I really don’t know where the phrase “all that and a bag of chips” came from originally. However, when a kid was boasting and bragging about what they could do or what possessions they had out on the playground, I remember other kids saying, “oh, well you think you are all that and a bag of chips”. As we all evaluate the things that we are capable of, the things that we’ve accomplished, and the things we own, it is easy to begin to think we are somebody or something. I say “we all” because I believe that this is something we all struggle with. There was a group of twelve men, and these men were some the most spiritual people I know of. These twelve walked closer to Jesus than anyone else on this Earth. Of course, I am talking about the Twelve Disciples. Even these chosen struggled with humility. Today’s passage looks at a time where they actually argued over who would be the greatest in the Kingdom.
Then He came to Capernaum. And when He was in the house He asked them, “What was it you disputed among yourselves on the road?” But they kept silent, for on the road they had disputed among themselves who would be the greatest. And He sat down, called the twelve, and said to them, “If anyone desires to be first, he shall be last of all and servant of all.”
Mark 9:33-35 (NKJV)
As I mentioned, I think this is something we all face. Sometimes, we see our talents, our financial status, and our accomplishments, and we think, “hey, I’ve made it.” The reality is that our talents are given to us by God; our possessions are blessings from God, and our achievements are by the grace of God. Without God, we are nothing. Still, God saw value in you and I, and He sent His Son to die for us. He does bless us and give us of His favor. I believe God wants to caution us today not to become prideful. Why? Well, pride does come before the fall. Perhaps these heroes of faith that we call the Twelve Disciples argued, “I’m a doctor so I will be first” or “I was a tax collector, so I received more forgiveness, which makes me the greatest.” We don’t know exactly what they said, but we do know that they were arguing about who would be the greatest in the Kingdom. I found it interesting that Jesus said that the “first, he shall be last of all and servant of all.” This phrase “last of all” leads me to believe that He meant the VERY LAST, not just the last bunch or last few, but last place. Jesus did not only place the first as the last; He also said He would be the servant of all. Perhaps this means the lowest of the lowest servant. If the first is last, then it is reasonable to believe the last will be first. With this thought, I believe to please God in heaven, here on earth, we must see ourselves as last. We must humble ourselves and think of blessing others before we seek our own blessings. If we become the servant to all here on Earth, maybe that’s what it takes to hear, “well done my true and faithful servant.” This passage is Jesus teaching you and I to be humble. Let’s remember to serve those around us and put them first, while, at the same time, not boasting in our spiritual works. When we live out this idea of being the servant to all here on Earth, we will also want to run to Heaven with our laundry list of things that we have done. I reflect back to my favorite verse, Matthew 5:16 “Let your light so shine before men, that they may see your good works and glorify your Father in heaven.” Do your deeds in a manner that it brings glory to God and not you. After all God IS “all that and a bag of chips.” You and I are not. Everything we do should point to Him.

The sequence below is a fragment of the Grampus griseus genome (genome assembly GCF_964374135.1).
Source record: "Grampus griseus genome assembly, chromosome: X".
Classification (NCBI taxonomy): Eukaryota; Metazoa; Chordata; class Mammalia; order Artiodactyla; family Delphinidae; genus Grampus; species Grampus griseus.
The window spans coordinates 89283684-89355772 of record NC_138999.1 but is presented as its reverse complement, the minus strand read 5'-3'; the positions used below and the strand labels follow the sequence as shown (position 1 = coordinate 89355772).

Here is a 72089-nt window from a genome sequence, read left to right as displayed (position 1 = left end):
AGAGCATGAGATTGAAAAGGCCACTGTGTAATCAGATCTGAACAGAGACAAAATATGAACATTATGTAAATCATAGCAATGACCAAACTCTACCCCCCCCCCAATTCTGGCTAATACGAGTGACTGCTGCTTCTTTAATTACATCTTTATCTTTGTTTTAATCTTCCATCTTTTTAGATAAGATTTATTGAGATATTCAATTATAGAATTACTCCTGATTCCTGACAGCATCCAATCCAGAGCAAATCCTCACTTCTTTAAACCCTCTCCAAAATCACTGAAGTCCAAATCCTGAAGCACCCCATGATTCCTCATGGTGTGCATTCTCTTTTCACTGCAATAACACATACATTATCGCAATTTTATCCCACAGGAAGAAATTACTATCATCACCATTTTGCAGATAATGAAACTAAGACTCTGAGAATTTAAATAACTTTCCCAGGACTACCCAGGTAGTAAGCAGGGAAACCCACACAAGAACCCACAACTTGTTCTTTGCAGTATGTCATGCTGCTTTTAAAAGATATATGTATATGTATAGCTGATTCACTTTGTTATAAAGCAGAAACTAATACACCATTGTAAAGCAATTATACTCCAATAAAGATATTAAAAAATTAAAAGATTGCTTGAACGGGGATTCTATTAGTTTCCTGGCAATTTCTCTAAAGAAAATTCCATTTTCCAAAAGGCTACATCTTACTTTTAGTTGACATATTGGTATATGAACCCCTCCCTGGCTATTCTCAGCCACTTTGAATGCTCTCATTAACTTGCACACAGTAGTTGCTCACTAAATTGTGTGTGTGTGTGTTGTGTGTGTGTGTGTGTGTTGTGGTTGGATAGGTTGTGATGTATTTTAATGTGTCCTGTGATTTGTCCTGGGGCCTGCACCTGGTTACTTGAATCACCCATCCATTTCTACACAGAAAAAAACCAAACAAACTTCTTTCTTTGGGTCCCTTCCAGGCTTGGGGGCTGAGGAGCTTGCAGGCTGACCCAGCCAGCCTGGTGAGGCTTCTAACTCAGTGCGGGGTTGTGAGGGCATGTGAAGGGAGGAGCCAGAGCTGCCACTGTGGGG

Dear Heavenly Father, grant us the discipline to be humble. Remind us to put others before ourselves and also to remember that all we are comes from you. God we pray that you will provide for us and lead us and guide us in our daily lives. Use us as humble servants for your glory. We pray this in the name of our Loving Savior, Jesus Christ. Amen.